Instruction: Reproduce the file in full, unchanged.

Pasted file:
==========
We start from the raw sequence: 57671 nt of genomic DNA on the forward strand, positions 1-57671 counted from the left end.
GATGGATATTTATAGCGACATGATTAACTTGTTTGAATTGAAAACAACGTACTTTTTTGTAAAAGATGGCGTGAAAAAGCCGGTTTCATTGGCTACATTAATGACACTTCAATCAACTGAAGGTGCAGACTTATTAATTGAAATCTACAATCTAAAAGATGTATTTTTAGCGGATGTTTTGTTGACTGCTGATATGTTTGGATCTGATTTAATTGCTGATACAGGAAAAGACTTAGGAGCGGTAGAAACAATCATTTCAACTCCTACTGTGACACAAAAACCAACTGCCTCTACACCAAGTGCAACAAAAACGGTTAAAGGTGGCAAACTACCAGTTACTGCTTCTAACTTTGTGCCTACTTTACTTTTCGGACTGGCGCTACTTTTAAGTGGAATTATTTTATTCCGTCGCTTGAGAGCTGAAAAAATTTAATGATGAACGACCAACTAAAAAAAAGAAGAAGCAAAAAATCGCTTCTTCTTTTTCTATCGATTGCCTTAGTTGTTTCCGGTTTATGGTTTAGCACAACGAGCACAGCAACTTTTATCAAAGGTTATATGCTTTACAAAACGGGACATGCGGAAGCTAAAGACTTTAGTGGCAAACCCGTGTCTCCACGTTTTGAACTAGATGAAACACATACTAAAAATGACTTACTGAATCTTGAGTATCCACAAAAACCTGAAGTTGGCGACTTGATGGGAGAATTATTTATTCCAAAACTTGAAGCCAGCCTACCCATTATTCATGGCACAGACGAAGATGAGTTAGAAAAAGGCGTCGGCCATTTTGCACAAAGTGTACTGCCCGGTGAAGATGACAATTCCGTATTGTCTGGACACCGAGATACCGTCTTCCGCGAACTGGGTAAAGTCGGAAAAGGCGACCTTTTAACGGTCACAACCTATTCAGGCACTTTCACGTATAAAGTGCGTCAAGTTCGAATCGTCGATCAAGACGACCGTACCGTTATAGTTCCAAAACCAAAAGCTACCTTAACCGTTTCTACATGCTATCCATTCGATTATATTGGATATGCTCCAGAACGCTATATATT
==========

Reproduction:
We start from the raw sequence: 57671 nt of genomic DNA on the forward strand, positions 1-57671 counted from the left end.
GATGGATATTTATAGCGACATGATTAACTTGTTTGAATTGAAAACAACGTACTTTTTTGTAAAAGATGGCGTGAAAAAGCCGGTTTCATTGGCTACATTAATGACACTTCAATCAACTGAAGGTGCAGACTTATTAATTGAAATCTACAATCTAAAAGATGTATTTTTAGCGGATGTTTTGTTGACTGCTGATATGTTTGGATCTGATTTAATTGCTGATACAGGAAAAGACTTAGGAGCGGTAGAAACAATCATTTCAACTCCTACTGTGACACAAAAACCAACTGCCTCTACACCAAGTGCAACAAAAACGGTTAAAGGTGGCAAACTACCAGTTACTGCTTCTAACTTTGTGCCTACTTTACTTTTCGGACTGGCGCTACTTTTAAGTGGAATTATTTTATTCCGTCGCTTGAGAGCTGAAAAAATTTAATGATGAACGACCAACTAAAAAAAAGAAGAAGCAAAAAATCGCTTCTTCTTTTTCTATCGATTGCCTTAGTTGTTTCCGGTTTATGGTTTAGCACAACGAGCACAGCAACTTTTATCAAAGGTTATATGCTTTACAAAACGGGACATGCGGAAGCTAAAGACTTTAGTGGCAAACCCGTGTCTCCACGTTTTGAACTAGATGAAACACATACTAAAAATGACTTACTGAATCTTGAGTATCCACAAAAACCTGAAGTTGGCGACTTGATGGGAGAATTATTTATTCCAAAACTTGAAGCCAGCCTACCCATTATTCATGGCACAGACGAAGATGAGTTAGAAAAAGGCGTCGGCCATTTTGCACAAAGTGTACTGCCCGGTGAAGATGACAATTCCGTATTGTCTGGACACCGAGATACCGTCTTCCGCGAACTGGGTAAAGTCGGAAAAGGCGACCTTTTAACGGTCACAACCTATTCAGGCACTTTCACGTATAAAGTGCGTCAAGTTCGAATCGTCGATCAAGACGACCGTACCGTTATAGTTCCAAAACCAAAAGCTACCTTAACCGTTTCTACATGCTATCCATTCGATTATATTGGATATGCTCCAGAACGCTATATATT